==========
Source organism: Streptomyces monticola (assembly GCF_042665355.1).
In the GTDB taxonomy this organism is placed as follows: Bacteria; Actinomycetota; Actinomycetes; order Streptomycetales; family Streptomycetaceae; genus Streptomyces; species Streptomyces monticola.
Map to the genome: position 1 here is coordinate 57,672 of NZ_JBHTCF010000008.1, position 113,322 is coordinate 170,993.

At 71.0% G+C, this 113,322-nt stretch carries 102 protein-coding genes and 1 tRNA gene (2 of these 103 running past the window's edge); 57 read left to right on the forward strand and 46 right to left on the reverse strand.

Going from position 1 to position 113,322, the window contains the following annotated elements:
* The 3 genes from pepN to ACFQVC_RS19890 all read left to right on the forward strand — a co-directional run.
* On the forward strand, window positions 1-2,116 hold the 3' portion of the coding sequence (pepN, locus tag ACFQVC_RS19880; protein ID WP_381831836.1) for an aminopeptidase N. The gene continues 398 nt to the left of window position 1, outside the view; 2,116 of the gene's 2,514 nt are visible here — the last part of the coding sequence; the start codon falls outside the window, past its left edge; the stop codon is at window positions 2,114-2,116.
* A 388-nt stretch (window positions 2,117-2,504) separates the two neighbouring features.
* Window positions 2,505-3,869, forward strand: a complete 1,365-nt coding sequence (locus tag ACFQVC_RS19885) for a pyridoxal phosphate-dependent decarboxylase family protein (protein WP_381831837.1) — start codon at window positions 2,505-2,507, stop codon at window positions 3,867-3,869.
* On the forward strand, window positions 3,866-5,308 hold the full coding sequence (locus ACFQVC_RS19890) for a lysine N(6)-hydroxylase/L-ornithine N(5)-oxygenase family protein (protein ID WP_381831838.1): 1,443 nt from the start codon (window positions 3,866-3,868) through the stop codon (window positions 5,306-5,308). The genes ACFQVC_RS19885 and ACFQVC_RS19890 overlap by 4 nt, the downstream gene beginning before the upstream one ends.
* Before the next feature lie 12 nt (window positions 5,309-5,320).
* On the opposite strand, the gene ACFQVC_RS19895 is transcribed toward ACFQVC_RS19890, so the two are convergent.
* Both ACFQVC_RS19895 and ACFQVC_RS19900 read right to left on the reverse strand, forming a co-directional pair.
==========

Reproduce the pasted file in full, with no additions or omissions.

Source organism: Streptomyces monticola (assembly GCF_042665355.1).
In the GTDB taxonomy this organism is placed as follows: Bacteria; Actinomycetota; Actinomycetes; order Streptomycetales; family Streptomycetaceae; genus Streptomyces; species Streptomyces monticola.
Map to the genome: position 1 here is coordinate 57,672 of NZ_JBHTCF010000008.1, position 113,322 is coordinate 170,993.

At 71.0% G+C, this 113,322-nt stretch carries 102 protein-coding genes and 1 tRNA gene (2 of these 103 running past the window's edge); 57 read left to right on the forward strand and 46 right to left on the reverse strand.

Going from position 1 to position 113,322, the window contains the following annotated elements:
* The 3 genes from pepN to ACFQVC_RS19890 all read left to right on the forward strand — a co-directional run.
* On the forward strand, window positions 1-2,116 hold the 3' portion of the coding sequence (pepN, locus tag ACFQVC_RS19880; protein ID WP_381831836.1) for an aminopeptidase N. The gene continues 398 nt to the left of window position 1, outside the view; 2,116 of the gene's 2,514 nt are visible here — the last part of the coding sequence; the start codon falls outside the window, past its left edge; the stop codon is at window positions 2,114-2,116.
* A 388-nt stretch (window positions 2,117-2,504) separates the two neighbouring features.
* Window positions 2,505-3,869, forward strand: a complete 1,365-nt coding sequence (locus tag ACFQVC_RS19885) for a pyridoxal phosphate-dependent decarboxylase family protein (protein WP_381831837.1) — start codon at window positions 2,505-2,507, stop codon at window positions 3,867-3,869.
* On the forward strand, window positions 3,866-5,308 hold the full coding sequence (locus ACFQVC_RS19890) for a lysine N(6)-hydroxylase/L-ornithine N(5)-oxygenase family protein (protein ID WP_381831838.1): 1,443 nt from the start codon (window positions 3,866-3,868) through the stop codon (window positions 5,306-5,308). The genes ACFQVC_RS19885 and ACFQVC_RS19890 overlap by 4 nt, the downstream gene beginning before the upstream one ends.
* Before the next feature lie 12 nt (window positions 5,309-5,320).
* On the opposite strand, the gene ACFQVC_RS19895 is transcribed toward ACFQVC_RS19890, so the two are convergent.
* Both ACFQVC_RS19895 and ACFQVC_RS19900 read right to left on the reverse strand, forming a co-directional pair.